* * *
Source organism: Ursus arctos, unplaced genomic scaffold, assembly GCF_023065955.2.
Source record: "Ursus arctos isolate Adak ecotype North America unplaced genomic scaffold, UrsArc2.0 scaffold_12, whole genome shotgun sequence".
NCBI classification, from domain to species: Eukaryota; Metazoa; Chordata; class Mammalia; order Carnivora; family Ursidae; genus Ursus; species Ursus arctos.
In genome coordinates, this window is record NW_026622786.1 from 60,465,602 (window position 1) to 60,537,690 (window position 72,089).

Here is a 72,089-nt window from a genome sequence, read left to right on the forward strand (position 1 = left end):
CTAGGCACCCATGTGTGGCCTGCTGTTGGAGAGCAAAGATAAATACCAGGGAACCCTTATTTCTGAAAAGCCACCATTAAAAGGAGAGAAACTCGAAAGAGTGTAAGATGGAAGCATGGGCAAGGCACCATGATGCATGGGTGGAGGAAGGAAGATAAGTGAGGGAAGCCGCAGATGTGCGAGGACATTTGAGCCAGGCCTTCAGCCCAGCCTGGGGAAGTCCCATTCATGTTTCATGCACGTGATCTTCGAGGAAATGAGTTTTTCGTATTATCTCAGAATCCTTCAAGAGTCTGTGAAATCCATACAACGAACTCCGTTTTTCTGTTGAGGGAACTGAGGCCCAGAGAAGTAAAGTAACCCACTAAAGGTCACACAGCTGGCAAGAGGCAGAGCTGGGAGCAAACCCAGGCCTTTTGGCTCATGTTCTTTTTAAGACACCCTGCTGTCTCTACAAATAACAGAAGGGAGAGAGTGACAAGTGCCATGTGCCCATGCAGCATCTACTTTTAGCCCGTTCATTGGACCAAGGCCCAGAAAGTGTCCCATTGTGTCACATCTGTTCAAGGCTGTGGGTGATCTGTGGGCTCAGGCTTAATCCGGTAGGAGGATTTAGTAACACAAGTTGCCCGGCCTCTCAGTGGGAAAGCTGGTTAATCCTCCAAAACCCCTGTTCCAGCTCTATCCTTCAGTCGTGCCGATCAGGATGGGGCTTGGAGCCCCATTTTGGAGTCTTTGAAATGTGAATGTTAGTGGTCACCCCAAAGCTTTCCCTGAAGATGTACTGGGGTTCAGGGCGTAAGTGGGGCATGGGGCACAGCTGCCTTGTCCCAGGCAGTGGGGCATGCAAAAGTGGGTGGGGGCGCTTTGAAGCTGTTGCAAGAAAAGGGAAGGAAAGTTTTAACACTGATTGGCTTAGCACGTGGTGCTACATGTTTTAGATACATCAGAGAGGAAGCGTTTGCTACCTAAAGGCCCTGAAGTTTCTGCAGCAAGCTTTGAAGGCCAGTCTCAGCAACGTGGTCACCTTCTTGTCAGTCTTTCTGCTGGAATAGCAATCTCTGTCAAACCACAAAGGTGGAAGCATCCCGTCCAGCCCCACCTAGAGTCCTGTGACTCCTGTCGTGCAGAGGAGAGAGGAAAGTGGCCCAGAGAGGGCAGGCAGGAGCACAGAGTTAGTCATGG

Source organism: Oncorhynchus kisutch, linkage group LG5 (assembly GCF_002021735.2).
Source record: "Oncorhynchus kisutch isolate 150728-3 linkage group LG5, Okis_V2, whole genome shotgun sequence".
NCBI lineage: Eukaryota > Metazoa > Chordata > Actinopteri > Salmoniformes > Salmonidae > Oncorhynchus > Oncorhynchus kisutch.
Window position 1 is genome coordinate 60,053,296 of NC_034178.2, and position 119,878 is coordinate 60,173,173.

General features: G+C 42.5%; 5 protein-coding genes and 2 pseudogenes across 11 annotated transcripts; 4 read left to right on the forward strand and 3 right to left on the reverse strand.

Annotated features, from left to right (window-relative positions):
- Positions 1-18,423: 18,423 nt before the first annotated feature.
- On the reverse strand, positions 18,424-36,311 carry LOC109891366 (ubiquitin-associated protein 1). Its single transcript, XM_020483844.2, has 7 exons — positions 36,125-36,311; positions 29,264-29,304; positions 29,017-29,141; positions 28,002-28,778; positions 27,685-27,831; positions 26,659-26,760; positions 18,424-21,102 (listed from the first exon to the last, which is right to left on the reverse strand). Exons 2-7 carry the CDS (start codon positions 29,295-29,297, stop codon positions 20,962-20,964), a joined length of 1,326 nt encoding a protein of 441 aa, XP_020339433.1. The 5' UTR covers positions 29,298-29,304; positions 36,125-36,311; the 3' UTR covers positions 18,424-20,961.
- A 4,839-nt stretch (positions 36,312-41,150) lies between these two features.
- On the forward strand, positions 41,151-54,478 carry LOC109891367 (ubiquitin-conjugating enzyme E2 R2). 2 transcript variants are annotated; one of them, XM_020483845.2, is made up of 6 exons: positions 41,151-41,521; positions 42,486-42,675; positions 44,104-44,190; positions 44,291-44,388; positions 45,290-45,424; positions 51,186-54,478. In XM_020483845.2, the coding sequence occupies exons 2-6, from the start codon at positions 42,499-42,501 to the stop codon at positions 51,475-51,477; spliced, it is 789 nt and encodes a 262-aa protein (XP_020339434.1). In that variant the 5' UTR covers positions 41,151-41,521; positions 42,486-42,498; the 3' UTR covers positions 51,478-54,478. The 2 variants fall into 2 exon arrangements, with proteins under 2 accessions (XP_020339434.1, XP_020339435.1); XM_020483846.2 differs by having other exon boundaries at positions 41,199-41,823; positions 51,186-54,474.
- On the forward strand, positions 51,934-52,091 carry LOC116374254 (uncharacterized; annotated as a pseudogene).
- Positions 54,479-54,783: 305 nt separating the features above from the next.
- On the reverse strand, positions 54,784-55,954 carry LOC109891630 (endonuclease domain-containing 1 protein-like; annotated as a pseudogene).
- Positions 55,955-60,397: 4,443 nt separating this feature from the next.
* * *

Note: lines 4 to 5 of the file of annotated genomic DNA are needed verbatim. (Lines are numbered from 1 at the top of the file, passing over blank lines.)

In genome coordinates, this window is record NW_026622786.1 from 60,465,602 (window position 1) to 60,537,690 (window position 72,089).

Here is a 72,089-nt window from a genome sequence, read left to right on the forward strand (position 1 = left end):